Elliott Key Harbor and Campground Closed Until Further Notice
While the harbor and campground are closed, University Dock remains open for day use only. The park approved a contractor to complete repair work. The contractor is in the process of acquiring necessary permits and hopes to begin repairs soon. More »
Stretching along miles of Biscayne National Park's western edge is a mysterious place that can remind one of the jungles seen in old movies. From the water, you see an unbroken line of trees with their beautiful, dark green leaves reaching almost to the water. As you get closer, you see that between the water and the leaves is a seemingly impenetrable tangle of prop roots, arching from the tree's trunk to the water. You have reached the mangrove forest – one of the longest continuous stretches of mangroves left on the Florida's East coast.
The word mangrove is used to describe several trees, not closely related to one another, that flourish in salty environments. Some have the ability to block absorption of salt at their roots while others secrete excess salt through their leaves, allowing them to thrive where other trees would die.
These mangroves, with their impenetrable root system, help to keep Biscayne's waters clean and clear by slowing the water that flows into the bay from the land, allowing the sediment carried by the runoff to settle out. These roots also provide shelter and protection for a host of marine organisms, especially the very young and small, while the trees branches above provide breeding and nesting areas for many birds, including the brown pelican.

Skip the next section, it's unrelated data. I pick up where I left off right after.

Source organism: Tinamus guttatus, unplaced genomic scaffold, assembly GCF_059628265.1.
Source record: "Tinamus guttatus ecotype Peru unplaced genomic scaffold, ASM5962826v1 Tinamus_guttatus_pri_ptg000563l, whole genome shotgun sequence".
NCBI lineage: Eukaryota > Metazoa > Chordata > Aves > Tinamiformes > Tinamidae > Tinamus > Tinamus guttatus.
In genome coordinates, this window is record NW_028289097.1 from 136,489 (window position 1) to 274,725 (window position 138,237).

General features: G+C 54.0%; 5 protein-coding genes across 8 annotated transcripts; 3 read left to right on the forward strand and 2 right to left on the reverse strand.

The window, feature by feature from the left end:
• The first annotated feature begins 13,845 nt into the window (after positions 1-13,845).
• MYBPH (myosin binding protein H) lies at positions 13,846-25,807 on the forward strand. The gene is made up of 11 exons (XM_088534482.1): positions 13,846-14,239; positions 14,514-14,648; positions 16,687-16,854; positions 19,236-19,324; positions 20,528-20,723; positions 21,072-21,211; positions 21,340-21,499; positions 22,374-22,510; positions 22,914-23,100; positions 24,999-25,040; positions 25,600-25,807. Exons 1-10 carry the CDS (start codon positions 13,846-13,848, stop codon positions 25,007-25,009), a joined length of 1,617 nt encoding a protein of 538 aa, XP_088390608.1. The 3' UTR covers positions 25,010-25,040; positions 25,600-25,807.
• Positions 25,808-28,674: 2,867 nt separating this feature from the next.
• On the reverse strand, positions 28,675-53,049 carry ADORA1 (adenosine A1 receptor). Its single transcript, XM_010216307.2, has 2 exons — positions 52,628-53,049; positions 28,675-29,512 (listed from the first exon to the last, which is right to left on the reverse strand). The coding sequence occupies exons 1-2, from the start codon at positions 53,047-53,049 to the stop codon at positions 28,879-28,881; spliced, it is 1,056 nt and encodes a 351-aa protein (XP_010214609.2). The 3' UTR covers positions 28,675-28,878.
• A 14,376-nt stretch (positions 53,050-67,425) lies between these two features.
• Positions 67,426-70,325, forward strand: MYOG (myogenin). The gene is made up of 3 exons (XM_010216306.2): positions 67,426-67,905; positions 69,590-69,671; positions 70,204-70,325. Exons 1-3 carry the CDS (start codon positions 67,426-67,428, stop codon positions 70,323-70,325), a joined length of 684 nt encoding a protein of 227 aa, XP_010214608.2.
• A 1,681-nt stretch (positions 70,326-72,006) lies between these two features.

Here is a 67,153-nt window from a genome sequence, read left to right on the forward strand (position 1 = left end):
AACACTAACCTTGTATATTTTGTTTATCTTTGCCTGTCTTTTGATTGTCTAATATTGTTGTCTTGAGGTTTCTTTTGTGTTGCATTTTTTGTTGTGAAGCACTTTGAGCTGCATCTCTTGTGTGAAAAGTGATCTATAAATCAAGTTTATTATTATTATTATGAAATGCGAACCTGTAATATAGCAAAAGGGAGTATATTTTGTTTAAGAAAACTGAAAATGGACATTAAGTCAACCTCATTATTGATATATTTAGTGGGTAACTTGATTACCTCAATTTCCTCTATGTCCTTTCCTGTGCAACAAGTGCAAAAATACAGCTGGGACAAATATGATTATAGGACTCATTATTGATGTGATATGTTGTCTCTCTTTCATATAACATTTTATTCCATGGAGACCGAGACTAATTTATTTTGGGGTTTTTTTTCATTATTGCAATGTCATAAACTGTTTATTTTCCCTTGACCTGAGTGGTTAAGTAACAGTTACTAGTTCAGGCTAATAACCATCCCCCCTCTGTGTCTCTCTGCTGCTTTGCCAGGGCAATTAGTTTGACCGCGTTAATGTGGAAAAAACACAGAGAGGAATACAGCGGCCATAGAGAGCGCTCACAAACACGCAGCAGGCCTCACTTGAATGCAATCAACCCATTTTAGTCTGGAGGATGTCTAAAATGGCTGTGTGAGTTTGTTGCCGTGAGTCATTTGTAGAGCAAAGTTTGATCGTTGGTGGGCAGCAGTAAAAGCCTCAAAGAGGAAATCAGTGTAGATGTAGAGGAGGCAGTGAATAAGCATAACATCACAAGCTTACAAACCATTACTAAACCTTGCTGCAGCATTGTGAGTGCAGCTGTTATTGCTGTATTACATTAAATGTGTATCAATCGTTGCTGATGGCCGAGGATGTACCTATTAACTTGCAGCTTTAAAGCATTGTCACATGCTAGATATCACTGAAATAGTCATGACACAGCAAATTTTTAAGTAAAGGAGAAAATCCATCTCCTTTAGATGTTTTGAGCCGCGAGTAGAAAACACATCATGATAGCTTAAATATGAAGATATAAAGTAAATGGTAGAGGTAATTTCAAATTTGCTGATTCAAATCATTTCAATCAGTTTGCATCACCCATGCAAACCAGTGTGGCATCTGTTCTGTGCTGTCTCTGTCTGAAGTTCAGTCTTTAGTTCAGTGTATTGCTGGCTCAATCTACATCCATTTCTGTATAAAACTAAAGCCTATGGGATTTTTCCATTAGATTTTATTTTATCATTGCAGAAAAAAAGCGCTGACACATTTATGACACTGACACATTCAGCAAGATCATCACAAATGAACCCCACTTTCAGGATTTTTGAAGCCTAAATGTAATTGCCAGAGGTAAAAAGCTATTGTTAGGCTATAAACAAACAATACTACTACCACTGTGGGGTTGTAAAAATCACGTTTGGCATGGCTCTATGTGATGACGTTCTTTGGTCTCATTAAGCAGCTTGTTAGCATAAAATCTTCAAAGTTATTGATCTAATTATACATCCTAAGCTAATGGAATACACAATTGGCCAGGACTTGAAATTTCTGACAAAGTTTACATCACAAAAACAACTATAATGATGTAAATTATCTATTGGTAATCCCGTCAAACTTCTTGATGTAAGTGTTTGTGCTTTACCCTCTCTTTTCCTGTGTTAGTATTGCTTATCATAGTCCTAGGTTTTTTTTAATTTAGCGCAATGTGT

Leaves fall from the mangrove's branches all year round. These leaves break down to become food for many marine organisms which, in turn, become food for larger organisms including commercially important species of fish, pink shrimp, and the Florida spiny lobster. Without healthy mangrove forests, Florida's vital recreational and commercial fisheries would drastically decline.
Three types of mangroves live in the park, not only along the mainland shoreline, but fringing the park's islands as well. In the textbook situation, starting from the water and working inland, you will find red, black, then white mangroves.
The red mangrove's seeds, known as propagules and resembling large beans or green cigars, germinate on the tree. When they drop from the tree they can float in the water for up to a year before becoming lodged along the shore where they start growing into a new trees.
The Black Mangrove
Did You Know?
Tunicates, or sea squirts, live on the roots of the red mangrove tree. These simple animals survive by filtering plankton out of seawater, and hold promise as the source of potent drugs used to fight tumors. Watch for them when snorkeling along Biscayne National Park's mangrove-fringed shoreline.